Minutes: March 9, 2000
Psychopharmacological Drugs Advisory Committee
Issue: Development of Drugs for Psychiatric Disturbances Associated with Alzheimer’s Disease and other Dimentias
The meeting was held at the Holiday Inn in Gaithersburg Maryland. Prior to the meeting, the members and consultants had reviewed background material from the FDA which included a position paper written by the FDA and the first 10 responses posted on the Dockets (00N-008). There were approximately 200 persons in attendance.
PDAC Members Present: Carol Tamminga, M.D., Roberto Dominguez, M.D.,
Andrew Winokur, M.D., Ph.D., Robert Hamer, Ph.D., Gaurdia Banister, Ph.D
PDAC Members Absent: Abby Fyer, M.D., Barbara Geller, M.D, Edwin Cook, M.D.,
PDAC Consultants: Peter Whitehouse, M.D., Ph.D., Barry Lebowitz, M.D., Dilip Jeste, M.D., Pierre Tariout, M.D., Barry Reisburg, M.D., Lon Schneider, M.D., Jeff Cummings, M.D., Jiska Cohen-Mansfield, Ph.D., Eric Caine, M.D., Michael Grundman, M.D.,
FDA Participants: Russell Katz, M.D, Thomas Laughren, M.D.,
Overview of FDA’s Presentation:
Thomas Laughren, gave an overview of the FDA issues.
Overview of Invited Speakers:
Dilip Jeste gave a presentation on “Psychosis of Alzheimer Disease: A Distinct Syndrome.”
Pierre Tariot discussed “The Concept of Secondary Mania in Dementia.”
Jiska Cohen-Mansfield presented “The Conceptualization of behavioral and psychological symptoms associated with dementia: Issues related to the development of pharmacological interventions.”
Eric Caine discussed the current issues in DSM labeling in a talk on “Classifying the Manifestations of Alzheimer’s Disease in DSM-IV-TR.”
Jeffrey Cummings explored the “Criteria of Psychiatric Symptoms in Alzheimer’s Disease in Clinical Trials.”
Barry Reisberg described “Depression Associated with Alzheimer’s Disease and Psychosis.”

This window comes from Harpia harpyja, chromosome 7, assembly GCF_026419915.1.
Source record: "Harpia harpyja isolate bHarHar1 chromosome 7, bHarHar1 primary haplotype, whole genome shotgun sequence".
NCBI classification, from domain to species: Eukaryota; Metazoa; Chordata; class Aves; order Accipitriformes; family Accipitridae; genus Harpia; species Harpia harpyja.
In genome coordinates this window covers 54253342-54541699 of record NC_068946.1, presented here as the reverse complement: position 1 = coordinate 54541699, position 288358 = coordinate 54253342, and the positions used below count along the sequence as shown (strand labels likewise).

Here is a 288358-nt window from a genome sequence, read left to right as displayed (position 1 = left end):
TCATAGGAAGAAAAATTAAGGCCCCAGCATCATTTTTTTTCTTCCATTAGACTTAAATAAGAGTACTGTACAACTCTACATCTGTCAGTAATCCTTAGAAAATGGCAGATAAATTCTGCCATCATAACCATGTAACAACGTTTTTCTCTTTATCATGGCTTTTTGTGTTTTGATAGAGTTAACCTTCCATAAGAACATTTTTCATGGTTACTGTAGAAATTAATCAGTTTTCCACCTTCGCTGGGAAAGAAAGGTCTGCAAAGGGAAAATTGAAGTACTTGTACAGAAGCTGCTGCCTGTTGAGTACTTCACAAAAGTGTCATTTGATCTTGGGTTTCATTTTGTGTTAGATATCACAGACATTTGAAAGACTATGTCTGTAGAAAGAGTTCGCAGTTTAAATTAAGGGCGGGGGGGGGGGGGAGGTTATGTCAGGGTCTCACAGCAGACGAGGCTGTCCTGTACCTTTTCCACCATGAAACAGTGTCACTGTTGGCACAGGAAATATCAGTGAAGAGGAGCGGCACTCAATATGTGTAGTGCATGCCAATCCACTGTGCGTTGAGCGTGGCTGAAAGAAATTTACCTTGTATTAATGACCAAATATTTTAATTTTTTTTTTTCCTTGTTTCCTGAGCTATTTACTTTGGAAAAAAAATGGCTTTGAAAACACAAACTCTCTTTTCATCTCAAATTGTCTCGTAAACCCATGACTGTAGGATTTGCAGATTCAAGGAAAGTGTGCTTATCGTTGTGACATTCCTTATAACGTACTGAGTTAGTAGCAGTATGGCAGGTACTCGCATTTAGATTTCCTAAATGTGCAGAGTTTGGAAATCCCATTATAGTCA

Extended Public Hearing Presentations:
There were eight presentations made during the open public hearing. Two sponsors, Janssen and Lilly discussed data from their data bases. Many organizations had a representative give a presentation: American Psychiatric Association, American Association of Geriatric Psychiatry and the International Psychogeriatric Association. And several universities had a presenter: Johns Hopkins Medical Institutions, University of Pittsburgh and Columbia.
The transcript will provide the reader with a rich perspective. The following should only be viewed as a very truncated view of what was discussed.
There was consensus among committee members that
1. Alzheimer’s patients do have psychosis and over the course of the illness virtually all patients develop some behavioral manifestations.
2. Psychosis observed in Alzheimer’s is different than psychosis observed in schizophrenia. Further some members pointed out that it might indeed be the wrong approach to assume that a drug that works in schizophrenia will work in this population.
3. Drug development in this area should be held to a higher standard that in other areas. Specifically outcome measures should reflect not only the reduction of behavioral problems but also functional outcomes (for example ADLs).
4. Agitation in addition to psychosis needs to be studied but there was less consensus on how to do this. Participants did emphasize that we were using drugs now for agitation but that we had very little understanding regarding agitation. They urged that research on agitation needed to be studied.
5. Safety issues are difficult to resolve because the age of the population means some mortality would be expected. There was less consensus on how to study safety but many suggestions were made.
A verbatim transcript of this meeting will be available on the FDA’s Dockets Management Branch Website approximately 30 days after the meeting. The address is .
I certify that I attended the March 9, 2000 meeting of the Psychopharmacologic Drugs Advisory Committee and that these minutes accurately reflect what transpired.
//S// 3/19/00 //S// 4/14/00
Sandra Titus, Ph.D. Date Carol Tamminga, M.D. Date
Executive Secretary, PDAC Chair, PDAC
Prepared on March 13, 2000
Sandra Titus, Ph.D.